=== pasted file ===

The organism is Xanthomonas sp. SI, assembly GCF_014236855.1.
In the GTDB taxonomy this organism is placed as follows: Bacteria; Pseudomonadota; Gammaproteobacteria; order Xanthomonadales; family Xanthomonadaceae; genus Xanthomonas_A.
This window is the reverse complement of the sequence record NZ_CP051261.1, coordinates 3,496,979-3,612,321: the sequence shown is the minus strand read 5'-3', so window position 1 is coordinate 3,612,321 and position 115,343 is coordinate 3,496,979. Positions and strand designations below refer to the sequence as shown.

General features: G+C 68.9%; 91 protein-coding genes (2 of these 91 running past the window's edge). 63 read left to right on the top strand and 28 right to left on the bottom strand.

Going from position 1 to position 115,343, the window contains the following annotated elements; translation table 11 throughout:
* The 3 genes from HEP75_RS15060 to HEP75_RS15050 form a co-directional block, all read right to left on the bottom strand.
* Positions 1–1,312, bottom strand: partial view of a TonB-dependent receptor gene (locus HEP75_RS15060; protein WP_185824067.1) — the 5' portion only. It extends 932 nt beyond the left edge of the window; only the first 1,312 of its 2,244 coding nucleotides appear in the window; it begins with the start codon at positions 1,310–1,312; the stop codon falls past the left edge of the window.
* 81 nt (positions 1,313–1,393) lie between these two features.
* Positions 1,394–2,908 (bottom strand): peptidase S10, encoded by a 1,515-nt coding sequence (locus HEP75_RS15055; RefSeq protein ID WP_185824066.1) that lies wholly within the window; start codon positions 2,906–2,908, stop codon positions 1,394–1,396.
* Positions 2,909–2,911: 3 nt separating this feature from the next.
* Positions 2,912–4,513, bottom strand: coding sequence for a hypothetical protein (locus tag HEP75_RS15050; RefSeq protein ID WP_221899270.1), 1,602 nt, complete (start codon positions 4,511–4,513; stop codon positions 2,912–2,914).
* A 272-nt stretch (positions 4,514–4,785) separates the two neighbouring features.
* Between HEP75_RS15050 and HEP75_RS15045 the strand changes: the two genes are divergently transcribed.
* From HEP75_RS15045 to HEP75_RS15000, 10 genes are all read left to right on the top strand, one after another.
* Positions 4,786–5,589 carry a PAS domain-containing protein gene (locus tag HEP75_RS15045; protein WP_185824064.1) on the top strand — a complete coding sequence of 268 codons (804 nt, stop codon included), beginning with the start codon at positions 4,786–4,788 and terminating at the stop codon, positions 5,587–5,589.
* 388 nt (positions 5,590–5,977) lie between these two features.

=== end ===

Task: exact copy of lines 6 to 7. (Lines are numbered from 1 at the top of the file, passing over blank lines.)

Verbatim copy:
* The 3 genes from HEP75_RS15060 to HEP75_RS15050 form a co-directional block, all read right to left on the bottom strand.
* Positions 1–1,312, bottom strand: partial view of a TonB-dependent receptor gene (locus HEP75_RS15060; protein WP_185824067.1) — the 5' portion only. It extends 932 nt beyond the left edge of the window; only the first 1,312 of its 2,244 coding nucleotides appear in the window; it begins with the start codon at positions 1,310–1,312; the stop codon falls past the left edge of the window.